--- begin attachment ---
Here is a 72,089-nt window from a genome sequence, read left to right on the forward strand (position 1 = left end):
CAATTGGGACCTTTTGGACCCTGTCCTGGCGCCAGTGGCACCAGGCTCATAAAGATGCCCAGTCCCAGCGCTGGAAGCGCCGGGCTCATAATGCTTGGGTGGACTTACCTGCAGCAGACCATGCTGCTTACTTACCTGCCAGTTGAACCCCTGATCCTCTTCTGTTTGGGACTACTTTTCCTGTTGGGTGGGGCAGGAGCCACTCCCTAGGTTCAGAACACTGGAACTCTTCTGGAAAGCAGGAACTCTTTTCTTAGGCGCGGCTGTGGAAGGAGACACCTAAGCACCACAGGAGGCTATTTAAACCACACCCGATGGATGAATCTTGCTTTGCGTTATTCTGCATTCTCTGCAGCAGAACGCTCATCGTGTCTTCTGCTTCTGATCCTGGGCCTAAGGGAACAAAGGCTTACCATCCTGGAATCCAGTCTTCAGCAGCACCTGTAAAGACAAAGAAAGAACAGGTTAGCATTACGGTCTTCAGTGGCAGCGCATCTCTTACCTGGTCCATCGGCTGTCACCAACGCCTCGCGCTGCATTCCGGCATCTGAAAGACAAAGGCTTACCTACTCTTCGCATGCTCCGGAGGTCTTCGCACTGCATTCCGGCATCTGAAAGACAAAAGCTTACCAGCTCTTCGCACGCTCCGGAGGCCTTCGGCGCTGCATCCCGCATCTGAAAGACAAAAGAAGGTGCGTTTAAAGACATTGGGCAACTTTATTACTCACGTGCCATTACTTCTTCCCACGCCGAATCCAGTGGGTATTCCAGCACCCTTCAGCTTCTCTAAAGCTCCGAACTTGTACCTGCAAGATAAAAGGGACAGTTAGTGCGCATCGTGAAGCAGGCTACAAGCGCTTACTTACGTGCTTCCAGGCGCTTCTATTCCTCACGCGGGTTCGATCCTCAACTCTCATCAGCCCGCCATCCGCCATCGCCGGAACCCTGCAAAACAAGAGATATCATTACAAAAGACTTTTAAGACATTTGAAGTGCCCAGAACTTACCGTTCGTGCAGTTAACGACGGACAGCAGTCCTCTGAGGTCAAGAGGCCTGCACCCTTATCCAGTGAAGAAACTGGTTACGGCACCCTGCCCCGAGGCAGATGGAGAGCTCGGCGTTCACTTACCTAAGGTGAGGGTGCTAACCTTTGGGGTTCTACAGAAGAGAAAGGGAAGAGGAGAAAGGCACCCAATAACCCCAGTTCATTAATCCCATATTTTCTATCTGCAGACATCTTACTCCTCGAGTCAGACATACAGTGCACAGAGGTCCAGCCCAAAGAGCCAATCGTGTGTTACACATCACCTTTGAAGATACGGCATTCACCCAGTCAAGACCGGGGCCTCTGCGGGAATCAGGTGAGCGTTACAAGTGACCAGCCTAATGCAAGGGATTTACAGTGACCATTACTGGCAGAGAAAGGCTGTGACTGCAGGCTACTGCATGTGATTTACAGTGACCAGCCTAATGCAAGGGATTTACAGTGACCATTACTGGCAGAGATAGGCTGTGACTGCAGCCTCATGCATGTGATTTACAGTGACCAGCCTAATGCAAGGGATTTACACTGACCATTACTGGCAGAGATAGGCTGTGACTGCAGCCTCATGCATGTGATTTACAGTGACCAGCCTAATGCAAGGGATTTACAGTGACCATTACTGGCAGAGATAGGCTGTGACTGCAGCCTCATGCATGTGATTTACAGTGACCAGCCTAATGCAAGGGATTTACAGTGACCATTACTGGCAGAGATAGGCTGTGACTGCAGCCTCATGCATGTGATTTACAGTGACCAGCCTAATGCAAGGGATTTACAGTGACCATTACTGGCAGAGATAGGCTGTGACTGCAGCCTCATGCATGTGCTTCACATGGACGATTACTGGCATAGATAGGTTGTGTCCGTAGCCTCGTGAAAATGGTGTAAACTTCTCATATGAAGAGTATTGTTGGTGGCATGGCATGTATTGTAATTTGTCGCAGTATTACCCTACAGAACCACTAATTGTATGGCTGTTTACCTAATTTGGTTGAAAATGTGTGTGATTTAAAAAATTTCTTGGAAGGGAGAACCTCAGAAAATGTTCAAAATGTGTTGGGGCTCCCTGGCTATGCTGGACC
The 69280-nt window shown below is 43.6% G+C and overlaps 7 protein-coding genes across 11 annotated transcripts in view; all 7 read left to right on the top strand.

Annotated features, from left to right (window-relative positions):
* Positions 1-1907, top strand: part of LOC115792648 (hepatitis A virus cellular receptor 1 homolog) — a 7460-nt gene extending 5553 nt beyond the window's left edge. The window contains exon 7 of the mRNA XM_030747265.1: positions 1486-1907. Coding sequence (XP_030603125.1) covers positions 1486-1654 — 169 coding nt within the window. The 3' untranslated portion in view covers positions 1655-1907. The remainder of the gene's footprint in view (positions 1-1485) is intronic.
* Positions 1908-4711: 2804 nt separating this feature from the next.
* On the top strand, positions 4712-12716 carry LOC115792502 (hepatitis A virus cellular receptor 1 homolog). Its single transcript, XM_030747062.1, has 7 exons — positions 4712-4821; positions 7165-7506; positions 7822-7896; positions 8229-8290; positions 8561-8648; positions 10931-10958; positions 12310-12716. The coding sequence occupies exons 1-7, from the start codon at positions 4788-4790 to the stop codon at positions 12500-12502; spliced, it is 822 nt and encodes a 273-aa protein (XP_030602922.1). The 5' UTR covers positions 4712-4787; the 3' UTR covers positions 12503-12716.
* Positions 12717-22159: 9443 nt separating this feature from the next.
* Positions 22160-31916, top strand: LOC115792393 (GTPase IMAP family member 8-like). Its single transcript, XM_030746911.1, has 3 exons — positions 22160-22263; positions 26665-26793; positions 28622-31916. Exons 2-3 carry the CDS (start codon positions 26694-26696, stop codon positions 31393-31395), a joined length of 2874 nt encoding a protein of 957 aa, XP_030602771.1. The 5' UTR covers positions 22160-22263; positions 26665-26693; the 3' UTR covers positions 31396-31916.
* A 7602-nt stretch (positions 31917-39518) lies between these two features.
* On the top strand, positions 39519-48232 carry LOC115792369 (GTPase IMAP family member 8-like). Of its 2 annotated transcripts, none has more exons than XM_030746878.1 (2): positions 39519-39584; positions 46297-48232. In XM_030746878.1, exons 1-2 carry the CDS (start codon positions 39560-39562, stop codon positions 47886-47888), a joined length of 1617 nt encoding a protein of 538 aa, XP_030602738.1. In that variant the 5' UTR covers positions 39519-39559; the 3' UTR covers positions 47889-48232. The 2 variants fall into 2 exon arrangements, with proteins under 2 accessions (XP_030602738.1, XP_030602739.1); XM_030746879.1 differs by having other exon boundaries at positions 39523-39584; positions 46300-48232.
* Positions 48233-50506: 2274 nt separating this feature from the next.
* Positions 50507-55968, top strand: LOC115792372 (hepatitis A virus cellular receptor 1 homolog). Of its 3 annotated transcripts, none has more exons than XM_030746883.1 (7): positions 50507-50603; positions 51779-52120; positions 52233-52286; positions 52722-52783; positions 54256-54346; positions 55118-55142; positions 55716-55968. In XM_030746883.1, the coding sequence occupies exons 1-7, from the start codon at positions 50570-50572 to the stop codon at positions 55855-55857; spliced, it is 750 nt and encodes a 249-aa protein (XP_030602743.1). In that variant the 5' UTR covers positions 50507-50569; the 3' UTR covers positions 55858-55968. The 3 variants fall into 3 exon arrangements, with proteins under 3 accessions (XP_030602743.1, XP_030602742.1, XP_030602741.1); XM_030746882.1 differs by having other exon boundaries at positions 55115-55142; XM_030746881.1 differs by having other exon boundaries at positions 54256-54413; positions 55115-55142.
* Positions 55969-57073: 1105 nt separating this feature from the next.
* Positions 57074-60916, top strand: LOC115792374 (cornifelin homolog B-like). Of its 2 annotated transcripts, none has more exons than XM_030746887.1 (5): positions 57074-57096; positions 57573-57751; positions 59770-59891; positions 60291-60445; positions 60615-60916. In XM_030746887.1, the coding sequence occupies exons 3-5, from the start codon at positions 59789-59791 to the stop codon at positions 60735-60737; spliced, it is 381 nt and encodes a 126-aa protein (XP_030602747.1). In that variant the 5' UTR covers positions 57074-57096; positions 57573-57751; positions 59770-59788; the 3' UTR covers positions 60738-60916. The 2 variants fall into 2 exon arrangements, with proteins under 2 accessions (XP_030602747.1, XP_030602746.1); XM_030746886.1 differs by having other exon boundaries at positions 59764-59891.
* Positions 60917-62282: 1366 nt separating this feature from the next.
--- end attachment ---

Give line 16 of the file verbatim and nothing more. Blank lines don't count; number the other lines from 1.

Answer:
* Positions 60917-62282: 1366 nt separating this feature from the next.